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State v. West

Court of Appeals of Louisiana, First Circuit

May 31, 2019

STATE OF LOUISIANA
v.
DANIEL A. WEST

          On Appeal from the 23rd Judicial District Court In and for the Parish of Ascension State of Louisiana Trial Court No. 31, 568 Honorable Alvin Turner, Jr., Judge Presiding

          Lieu T. Vo Clark Louisiana Appellate Project Mandeville, LA Attorney for Defendant -Appellant, Daniel A. West

          Daniel A. West St. Gabriel, LA Defendant -Appellant, In Proper Person

          Ricky L. Babin District Attorney Donaldsonville, LA Donald David Candell Kenneth J. Dupaty Lindsey D. Manda Assistant District Attorneys Gonzales, LA Attorneys for Appellee, State of Louisiana

          BEFORE: WHIPPLE, C.J., McCLENDON, AND HIGGINBOTHAM, JJ.

          HIGGINBOTHAM, J.

         The defendant, Daniel A. West, was charged under two separate amended bills of information with two counts of armed robbery, violations of La. R.S. 14:64, and initially pled not guilty. Pursuant to sentencing agreements and in exchange for the State nol-prossing the other charges in the bills of information, the defendant withdrew his former pleas and pled guilty as charged to two counts of armed robbery.[1] In district court case number 31568, the trial court sentenced the defendant, as agreed, to ten years imprisonment at hard labor without benefit of probation, parole, or suspension of sentence. In district court case number 31697, the trial court sentenced the defendant, as agreed, to forty years imprisonment at hard labor without benefit of probation, parole, or suspension of sentence. In accordance with the respective plea agreements, the trial court ordered that the sentences be served consecutively. The defendant subsequently filed a pro se motion to withdraw his guilty pleas, and the motion was denied after a hearing.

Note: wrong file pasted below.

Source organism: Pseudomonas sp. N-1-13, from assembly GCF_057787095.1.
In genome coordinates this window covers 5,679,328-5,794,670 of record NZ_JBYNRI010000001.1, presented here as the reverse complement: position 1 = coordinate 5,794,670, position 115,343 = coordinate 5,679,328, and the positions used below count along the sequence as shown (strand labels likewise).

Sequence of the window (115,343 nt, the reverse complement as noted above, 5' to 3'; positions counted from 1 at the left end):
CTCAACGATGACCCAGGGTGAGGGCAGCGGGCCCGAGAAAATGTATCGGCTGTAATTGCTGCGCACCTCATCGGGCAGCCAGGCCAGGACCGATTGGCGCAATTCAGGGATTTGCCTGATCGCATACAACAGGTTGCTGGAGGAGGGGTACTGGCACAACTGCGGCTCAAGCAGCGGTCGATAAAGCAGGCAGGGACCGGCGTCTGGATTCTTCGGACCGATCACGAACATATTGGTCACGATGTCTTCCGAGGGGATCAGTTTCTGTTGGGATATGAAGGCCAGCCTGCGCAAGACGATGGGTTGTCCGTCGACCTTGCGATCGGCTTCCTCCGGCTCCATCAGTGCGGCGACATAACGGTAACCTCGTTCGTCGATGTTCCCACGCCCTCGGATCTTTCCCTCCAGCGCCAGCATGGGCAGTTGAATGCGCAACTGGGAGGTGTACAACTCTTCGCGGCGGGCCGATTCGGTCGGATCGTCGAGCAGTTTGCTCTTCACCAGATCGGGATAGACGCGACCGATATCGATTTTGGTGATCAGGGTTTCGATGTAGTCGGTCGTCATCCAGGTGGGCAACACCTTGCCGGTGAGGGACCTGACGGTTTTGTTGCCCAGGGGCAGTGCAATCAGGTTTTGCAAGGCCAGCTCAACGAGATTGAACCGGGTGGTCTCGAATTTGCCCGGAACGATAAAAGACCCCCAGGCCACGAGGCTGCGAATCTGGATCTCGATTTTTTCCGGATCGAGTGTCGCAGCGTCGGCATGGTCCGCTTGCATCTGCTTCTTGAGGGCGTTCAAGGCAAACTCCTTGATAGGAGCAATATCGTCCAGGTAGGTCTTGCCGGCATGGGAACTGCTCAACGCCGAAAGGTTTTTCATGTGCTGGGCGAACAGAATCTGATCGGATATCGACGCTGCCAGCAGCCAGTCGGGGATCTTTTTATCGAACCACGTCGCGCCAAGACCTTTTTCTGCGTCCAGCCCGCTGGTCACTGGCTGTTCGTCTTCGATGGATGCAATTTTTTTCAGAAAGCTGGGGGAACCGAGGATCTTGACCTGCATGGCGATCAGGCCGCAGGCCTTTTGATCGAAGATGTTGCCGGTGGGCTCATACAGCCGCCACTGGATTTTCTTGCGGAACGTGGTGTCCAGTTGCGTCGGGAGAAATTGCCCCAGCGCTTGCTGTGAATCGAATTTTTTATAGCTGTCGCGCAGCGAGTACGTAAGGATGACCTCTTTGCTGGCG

Stating that there are no non-frivolous issues to support the appeal, the appellate counsel filed a brief raising no assignments of error and a motion to withdraw as counsel of record.[2] Subsequently, the defendant filed a pro se brief raising the following five assignments of error: (1) the punishment is cruel and unusual; (2) an increase in the punishment offered during plea negotiations may have been the result of the public defender's disclosure to the State of a privileged attorney/client communication; (3) the plea was accepted without consideration of documentary evidence of the defendant's mental health; (4) the trial court failed to consider the terms of the original plea bargain offered to the defendant; and (5) the appellate court's granting of the defendant's application for supervisory review evidences a due process violation. For the following reasons, we affirm the convictions and sentences and grant the appellate counsel's motion to withdraw.

         STATEMENT OF FACTS